Use Correct Terminology
From a very early age, we should use the correct language for genitals: penis and vulva/vagina (vulva is the outside, and vagina is the internal canal). The more we speak it, the more children will recognize the words and use them correctly.
From birth to 18 months, we should focus on teaching the correct name. Use the words penis, vagina, and vulva in the same tone as ear, knee, toes. It should be a bland, neutral tone. Giggling or awkwardness just builds fear and shame. Can you imagine someone whispering and giggling about calling their ear by its correct term? No, so we want to normalize calling genitals by their proper name in the same way.
From 18 months to five years, we should start talking about consent. This conversation should include the idea that some body parts are private. It should also include how to say no if they feel uncomfortable.
As parents, we might need to provide personal physical care for our children at this young age, like changing diapers or helping them clean up. However, we can start the conversations about consent very early on. You can narrate while you help your child clean by saying, “I just need to change your diaper now and help get you clean. It will mean I have to help clean your penis/vagina. I’m just going to take your diaper off now.” Diaper changes are not something we can negotiate. We need to help our children get clean. Involving them in the process allows them to feel a part of the process, not just accepting of something being done to their bodies. This simple narration helps set the tone for body autonomy and early conversations about consent.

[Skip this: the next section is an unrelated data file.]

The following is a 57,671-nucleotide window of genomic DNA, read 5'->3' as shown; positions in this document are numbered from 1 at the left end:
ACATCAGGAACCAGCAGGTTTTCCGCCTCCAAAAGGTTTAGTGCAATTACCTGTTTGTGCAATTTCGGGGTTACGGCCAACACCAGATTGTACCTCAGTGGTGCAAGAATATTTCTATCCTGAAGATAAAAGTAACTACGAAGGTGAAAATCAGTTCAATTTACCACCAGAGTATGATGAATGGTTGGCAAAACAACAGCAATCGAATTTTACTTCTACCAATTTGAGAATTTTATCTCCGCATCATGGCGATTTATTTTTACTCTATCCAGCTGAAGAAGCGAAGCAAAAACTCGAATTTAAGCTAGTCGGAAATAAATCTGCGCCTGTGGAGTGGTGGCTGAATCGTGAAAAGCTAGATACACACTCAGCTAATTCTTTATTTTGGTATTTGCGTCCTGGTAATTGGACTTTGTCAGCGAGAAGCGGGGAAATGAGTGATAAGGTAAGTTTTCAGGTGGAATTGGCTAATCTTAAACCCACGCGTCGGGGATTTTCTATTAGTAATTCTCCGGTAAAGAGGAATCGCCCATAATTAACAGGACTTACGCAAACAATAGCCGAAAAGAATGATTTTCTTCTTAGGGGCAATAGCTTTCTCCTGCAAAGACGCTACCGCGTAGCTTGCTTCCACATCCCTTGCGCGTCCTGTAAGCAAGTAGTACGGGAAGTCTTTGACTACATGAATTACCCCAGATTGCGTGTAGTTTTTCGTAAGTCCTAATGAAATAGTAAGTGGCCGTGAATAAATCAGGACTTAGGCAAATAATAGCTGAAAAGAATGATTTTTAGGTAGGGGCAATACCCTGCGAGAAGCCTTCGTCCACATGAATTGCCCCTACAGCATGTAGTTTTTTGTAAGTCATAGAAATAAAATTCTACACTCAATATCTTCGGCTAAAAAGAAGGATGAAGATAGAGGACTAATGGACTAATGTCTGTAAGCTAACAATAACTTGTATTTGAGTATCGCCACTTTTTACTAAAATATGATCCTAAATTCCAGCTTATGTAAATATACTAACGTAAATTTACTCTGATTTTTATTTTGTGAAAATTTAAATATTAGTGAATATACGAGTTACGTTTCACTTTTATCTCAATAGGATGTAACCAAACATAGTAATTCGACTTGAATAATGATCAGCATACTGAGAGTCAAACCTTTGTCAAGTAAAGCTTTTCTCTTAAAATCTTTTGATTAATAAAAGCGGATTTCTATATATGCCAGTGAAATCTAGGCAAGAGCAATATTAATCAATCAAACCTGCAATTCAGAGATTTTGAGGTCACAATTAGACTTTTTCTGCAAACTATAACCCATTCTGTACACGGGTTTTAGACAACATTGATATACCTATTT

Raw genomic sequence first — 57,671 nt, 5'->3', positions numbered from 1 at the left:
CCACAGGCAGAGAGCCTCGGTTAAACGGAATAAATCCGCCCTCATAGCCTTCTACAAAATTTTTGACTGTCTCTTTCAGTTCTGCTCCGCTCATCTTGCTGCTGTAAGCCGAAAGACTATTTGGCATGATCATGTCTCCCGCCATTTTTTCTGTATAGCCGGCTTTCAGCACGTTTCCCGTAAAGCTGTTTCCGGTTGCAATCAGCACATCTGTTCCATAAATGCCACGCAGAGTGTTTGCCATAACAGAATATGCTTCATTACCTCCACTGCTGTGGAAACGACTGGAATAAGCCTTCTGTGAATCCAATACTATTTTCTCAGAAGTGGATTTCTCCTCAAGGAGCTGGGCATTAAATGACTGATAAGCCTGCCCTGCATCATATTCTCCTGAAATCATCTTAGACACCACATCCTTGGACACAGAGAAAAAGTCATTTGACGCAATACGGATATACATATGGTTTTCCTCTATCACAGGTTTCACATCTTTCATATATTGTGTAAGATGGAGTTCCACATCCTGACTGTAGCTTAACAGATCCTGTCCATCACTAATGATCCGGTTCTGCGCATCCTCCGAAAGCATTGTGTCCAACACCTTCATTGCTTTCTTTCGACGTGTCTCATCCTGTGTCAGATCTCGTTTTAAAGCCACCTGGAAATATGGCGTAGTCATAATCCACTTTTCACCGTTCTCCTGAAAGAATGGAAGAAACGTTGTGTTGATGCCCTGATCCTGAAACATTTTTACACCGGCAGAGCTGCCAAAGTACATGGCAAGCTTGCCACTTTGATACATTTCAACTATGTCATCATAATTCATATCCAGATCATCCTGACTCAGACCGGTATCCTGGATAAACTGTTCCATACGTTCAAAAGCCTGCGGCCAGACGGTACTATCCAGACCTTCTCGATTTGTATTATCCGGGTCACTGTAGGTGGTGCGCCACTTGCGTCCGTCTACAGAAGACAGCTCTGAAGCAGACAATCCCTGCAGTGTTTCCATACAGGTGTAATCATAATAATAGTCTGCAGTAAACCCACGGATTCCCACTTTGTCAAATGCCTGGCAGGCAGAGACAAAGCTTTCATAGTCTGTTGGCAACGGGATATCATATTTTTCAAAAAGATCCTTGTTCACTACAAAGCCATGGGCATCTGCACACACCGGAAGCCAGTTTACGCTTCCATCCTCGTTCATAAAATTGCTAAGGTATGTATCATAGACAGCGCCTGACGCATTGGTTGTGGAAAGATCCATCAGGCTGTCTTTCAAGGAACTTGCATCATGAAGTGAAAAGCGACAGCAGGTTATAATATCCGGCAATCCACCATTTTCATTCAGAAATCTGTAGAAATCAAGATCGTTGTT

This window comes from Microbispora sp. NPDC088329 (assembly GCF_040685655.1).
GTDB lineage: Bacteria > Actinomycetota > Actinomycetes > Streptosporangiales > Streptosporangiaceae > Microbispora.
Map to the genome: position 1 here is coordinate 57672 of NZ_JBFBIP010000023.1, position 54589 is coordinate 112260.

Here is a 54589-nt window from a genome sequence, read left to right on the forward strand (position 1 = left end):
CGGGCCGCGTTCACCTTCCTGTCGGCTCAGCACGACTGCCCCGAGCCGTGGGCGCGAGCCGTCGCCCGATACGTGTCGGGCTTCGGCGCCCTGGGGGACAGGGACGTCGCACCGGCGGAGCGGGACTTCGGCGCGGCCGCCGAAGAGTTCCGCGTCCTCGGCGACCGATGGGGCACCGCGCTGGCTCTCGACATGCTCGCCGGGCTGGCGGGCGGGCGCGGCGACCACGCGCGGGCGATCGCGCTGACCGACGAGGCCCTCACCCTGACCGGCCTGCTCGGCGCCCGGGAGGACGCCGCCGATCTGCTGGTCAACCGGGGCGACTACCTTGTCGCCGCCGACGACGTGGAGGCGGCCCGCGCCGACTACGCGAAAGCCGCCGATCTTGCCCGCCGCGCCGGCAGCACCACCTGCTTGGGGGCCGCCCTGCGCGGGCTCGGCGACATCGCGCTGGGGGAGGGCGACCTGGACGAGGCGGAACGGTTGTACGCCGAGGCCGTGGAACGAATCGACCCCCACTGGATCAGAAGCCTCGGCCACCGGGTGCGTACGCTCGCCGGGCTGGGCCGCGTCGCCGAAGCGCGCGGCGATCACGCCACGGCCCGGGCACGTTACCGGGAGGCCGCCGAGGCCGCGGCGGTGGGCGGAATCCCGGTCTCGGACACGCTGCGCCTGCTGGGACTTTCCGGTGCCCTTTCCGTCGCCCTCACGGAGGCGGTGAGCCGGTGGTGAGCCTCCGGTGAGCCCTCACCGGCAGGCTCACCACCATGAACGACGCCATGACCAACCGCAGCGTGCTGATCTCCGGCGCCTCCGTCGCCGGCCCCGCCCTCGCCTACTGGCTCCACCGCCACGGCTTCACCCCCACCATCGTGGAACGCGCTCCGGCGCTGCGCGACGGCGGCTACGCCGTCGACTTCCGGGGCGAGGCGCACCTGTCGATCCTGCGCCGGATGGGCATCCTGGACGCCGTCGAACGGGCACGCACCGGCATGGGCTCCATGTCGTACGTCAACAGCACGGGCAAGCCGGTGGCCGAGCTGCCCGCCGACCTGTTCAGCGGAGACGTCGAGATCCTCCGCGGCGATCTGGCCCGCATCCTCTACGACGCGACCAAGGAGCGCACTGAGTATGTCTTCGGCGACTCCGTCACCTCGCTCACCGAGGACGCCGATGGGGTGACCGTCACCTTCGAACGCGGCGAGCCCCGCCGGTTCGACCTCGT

Older children who no longer need your help to look after their bodies can start to do some independent self-care like wiping and washing themselves. We can also introduce them to the bathing suit analogy. Anything under your bathing suit is private and shouldn’t be touched or looked at by anyone but you or an adult who has been identified as safe.
Identify Safe Adults
As children get older, we also need to teach them about safe adults with whom they can communicate if they feel unsafe. We should encourage them to talk to us or a safe adult if someone has touched their private parts, asked to look at them, or if they have been asked to touch someone else’s private parts. (1) Safe adults are usually identified as parents and a doctor (but only if parents are present). These are generally the only safe adults we should have on the list, but there can be exceptions if your child receives care outside of the home that requires physical touch.
Perhaps we have our own hang-ups or body shame that makes it embarrassing to talk about genitals or these kinds of topics. However, we must persist so that we can support this next generation to be body-wise to keep them safe.
1. Babatsikos, G., & Miles, D. (2015). How parents manage the risk of child sexual abuse: A grounded theory. Journal of Child Sexual Abuse, 24. 55.
2. Fegert, J. M., & Stotzel, M. (2016). Child protection: A universal concern and a permanent challenge in the field of child and adolescent mental health. Child and Adolescent Psychiatry and Mental Health. 10 (18).
3. Rudolph, J., Zimmer-Gemback, M. J., Shanley, D. C., & Hawkins, R. (2017). Child sexual abuse prevention opportunities: Parenting, programs, and the reduction of risk. PubMed. 23 (1). 96-106.